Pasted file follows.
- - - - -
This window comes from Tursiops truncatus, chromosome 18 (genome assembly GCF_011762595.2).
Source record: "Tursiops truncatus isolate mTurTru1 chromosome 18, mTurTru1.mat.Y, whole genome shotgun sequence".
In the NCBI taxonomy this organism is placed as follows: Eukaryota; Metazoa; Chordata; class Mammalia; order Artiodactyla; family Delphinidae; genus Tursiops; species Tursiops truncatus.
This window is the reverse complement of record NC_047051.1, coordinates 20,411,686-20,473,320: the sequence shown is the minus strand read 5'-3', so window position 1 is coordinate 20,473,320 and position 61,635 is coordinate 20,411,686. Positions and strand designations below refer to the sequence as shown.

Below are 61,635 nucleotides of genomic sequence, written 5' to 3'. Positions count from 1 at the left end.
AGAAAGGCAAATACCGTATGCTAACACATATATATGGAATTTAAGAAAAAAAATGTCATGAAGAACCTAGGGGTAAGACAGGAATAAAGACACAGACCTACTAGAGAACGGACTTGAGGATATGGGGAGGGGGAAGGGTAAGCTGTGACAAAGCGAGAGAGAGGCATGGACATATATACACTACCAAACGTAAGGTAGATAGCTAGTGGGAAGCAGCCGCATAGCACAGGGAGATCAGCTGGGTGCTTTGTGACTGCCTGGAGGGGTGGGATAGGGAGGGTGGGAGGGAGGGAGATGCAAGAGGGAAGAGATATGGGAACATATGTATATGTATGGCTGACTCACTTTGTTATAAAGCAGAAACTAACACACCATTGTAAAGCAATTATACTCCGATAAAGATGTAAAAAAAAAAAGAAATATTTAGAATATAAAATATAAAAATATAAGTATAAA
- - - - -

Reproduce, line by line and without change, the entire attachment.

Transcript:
This window comes from Tursiops truncatus, chromosome 18 (genome assembly GCF_011762595.2).
Source record: "Tursiops truncatus isolate mTurTru1 chromosome 18, mTurTru1.mat.Y, whole genome shotgun sequence".
In the NCBI taxonomy this organism is placed as follows: Eukaryota; Metazoa; Chordata; class Mammalia; order Artiodactyla; family Delphinidae; genus Tursiops; species Tursiops truncatus.
This window is the reverse complement of record NC_047051.1, coordinates 20,411,686-20,473,320: the sequence shown is the minus strand read 5'-3', so window position 1 is coordinate 20,473,320 and position 61,635 is coordinate 20,411,686. Positions and strand designations below refer to the sequence as shown.

Below are 61,635 nucleotides of genomic sequence, written 5' to 3'. Positions count from 1 at the left end.
AGAAAGGCAAATACCGTATGCTAACACATATATATGGAATTTAAGAAAAAAAATGTCATGAAGAACCTAGGGGTAAGACAGGAATAAAGACACAGACCTACTAGAGAACGGACTTGAGGATATGGGGAGGGGGAAGGGTAAGCTGTGACAAAGCGAGAGAGAGGCATGGACATATATACACTACCAAACGTAAGGTAGATAGCTAGTGGGAAGCAGCCGCATAGCACAGGGAGATCAGCTGGGTGCTTTGTGACTGCCTGGAGGGGTGGGATAGGGAGGGTGGGAGGGAGGGAGATGCAAGAGGGAAGAGATATGGGAACATATGTATATGTATGGCTGACTCACTTTGTTATAAAGCAGAAACTAACACACCATTGTAAAGCAATTATACTCCGATAAAGATGTAAAAAAAAAAAGAAATATTTAGAATATAAAATATAAAAATATAAGTATAAA